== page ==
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    Posted June 5, 2010 by
    Ralph7799
    Location
    San Jose, California
    Assignment
    Assignment
    This iReport is part of an assignment:
    Oil disaster views and solutions

    Oil Pipe Leak Termination with Inflatable Balloon Technique

     

    Oil Pipe Leak Termination with Inflatable Balloon Technique

    Ralph L. Smathers, MD

    San Jose, CA

    ralphsma@earthlink.net

    The underwater oil pipe leakage video we all have seen, reminds me of a torn artery.  In Radiology, arteries are blocked off with “balloon catheters” temporarily to open up diseased segments.  I see no obvious reason this technology cannot be used to block the oil pipe.  Following the shutdown of oil flow by the balloon, cementing materials could be added to the pipe to permanently seal it. 

    A stiff cable wire with a smooth tip is introduced into the pipe.  It is used as a guide wire to allow a long, flexible, plastic tube or guiding catheter to be inserted and advanced.  The tip of the catheter is directed or controlled by the robotic operator. It can be gently advanced with rotation of the end of the catheter.  The tip of the balloon catheter is then positioned deep enough into the pipe so it is not easily dislodged. 

    A deflated cylindrical balloon is located on the shaft of the catheter. It is inflated by a connectable hydraulic pump.  Sea water can be used to inflate the balloon. The balloon catheter may have locator devices like GPS markers attached to give its location within the pipe and to check its advance.  Inflation could be increased up to pressures as needed depending upon the structural limits of the balloon material when inflated. 

    There are many specifics I cannot specify without experiment.  Identical oil pipes can be set up quickly in test sites.  The test balloons can be placed in the pipes first and then oil or water pumped up to the estimated pressure of the leaking gulf pipe.  This will establish if the balloon design is strong enough to hold at the pressure needed.  Next the balloon is deflated but left in place allowing the fluid to gush around it at the rate of the Gulf pipe.  Next it is reinflated to see if it will work during gushing. Next it is inserted from the beginning over the guide wire into the gushing pipe in a sample run.  Then the whole procedure is done underwater by robots to establish the robotic action sequence and eliminate glitches.  Assuming suitable balloon catheters can be built large enough, strong enough, and fast enough, the testing process might only be days.   The balloon material could be similar to truck tire innertubing or like NASA used for the the Mars Rover landing balloons. The final unit is then transported to the site, sunk, and inserted.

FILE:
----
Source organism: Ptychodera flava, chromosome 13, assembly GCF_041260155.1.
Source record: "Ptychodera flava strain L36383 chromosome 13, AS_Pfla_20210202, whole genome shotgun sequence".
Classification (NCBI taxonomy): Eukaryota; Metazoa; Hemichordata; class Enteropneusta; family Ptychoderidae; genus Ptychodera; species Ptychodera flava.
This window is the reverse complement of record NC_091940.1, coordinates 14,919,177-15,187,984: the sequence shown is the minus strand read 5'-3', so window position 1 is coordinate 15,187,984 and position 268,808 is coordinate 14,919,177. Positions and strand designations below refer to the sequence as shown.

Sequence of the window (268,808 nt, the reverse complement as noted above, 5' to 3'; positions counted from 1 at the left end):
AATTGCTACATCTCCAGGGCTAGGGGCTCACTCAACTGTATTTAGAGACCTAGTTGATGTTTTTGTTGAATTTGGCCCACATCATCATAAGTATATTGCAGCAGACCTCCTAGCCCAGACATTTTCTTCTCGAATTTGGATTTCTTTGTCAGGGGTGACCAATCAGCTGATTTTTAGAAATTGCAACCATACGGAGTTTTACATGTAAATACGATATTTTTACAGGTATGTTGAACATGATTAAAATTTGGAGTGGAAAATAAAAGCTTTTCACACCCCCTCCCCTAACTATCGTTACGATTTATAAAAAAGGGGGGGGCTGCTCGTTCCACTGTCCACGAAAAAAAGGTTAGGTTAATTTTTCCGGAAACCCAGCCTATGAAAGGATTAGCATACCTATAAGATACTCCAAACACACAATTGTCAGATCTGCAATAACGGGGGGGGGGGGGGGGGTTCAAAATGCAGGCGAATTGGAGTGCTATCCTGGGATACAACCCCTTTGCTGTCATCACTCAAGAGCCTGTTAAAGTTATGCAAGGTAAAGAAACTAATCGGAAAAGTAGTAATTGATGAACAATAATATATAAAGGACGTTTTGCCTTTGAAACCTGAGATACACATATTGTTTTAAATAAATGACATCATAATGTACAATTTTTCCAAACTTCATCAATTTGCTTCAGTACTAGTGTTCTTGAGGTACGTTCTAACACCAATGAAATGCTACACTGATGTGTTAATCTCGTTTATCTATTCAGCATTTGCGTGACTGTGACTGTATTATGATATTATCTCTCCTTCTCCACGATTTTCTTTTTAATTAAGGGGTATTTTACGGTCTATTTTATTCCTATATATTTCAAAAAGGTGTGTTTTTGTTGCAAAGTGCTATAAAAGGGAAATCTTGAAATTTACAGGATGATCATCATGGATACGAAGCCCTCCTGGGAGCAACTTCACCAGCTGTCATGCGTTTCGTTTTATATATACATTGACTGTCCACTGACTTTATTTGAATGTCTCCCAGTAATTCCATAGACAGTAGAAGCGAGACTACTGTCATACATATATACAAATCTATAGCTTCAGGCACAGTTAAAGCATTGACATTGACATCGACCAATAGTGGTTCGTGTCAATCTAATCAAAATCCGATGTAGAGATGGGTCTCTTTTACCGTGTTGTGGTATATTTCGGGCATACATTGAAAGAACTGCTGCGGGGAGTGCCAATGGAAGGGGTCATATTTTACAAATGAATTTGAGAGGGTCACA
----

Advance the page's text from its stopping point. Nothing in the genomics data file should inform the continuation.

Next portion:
Advantages:  Guide cable wire can be advanced thru gushing fluid relatively easily.  Pressure can be controlled so that the pipe is filled by the balloon but not broken.   Procedure can be repeated as needed by deflating the ballon and reinflating if needed.  Balloons can be advanced as deep into the pipe as needed up to the length of the catheter connection to the water pump.  There is no air involved and fluids are at same pressure as deep water.   Multiple attempts could be made from the same guide wire.  Failed catheters can be expelled and replaced.  Size of unit is managable esp. compared to giant metal capping “hats”.   Total weight might be only a few thousand pounds.  Entire system could be designed and prepped by a single team in one warehouse.   If, for example, the pipe is 24 inches in diameter, the guide cable could be 2 inches in diameter and the balloons on each “side” would be 11 inches wide inflated. This is similar to large truck tires. 

    I recommend US govt. and BP engineers contact angioplasty balloon manufacturer engineers immediately and brainstorm this simple option. 

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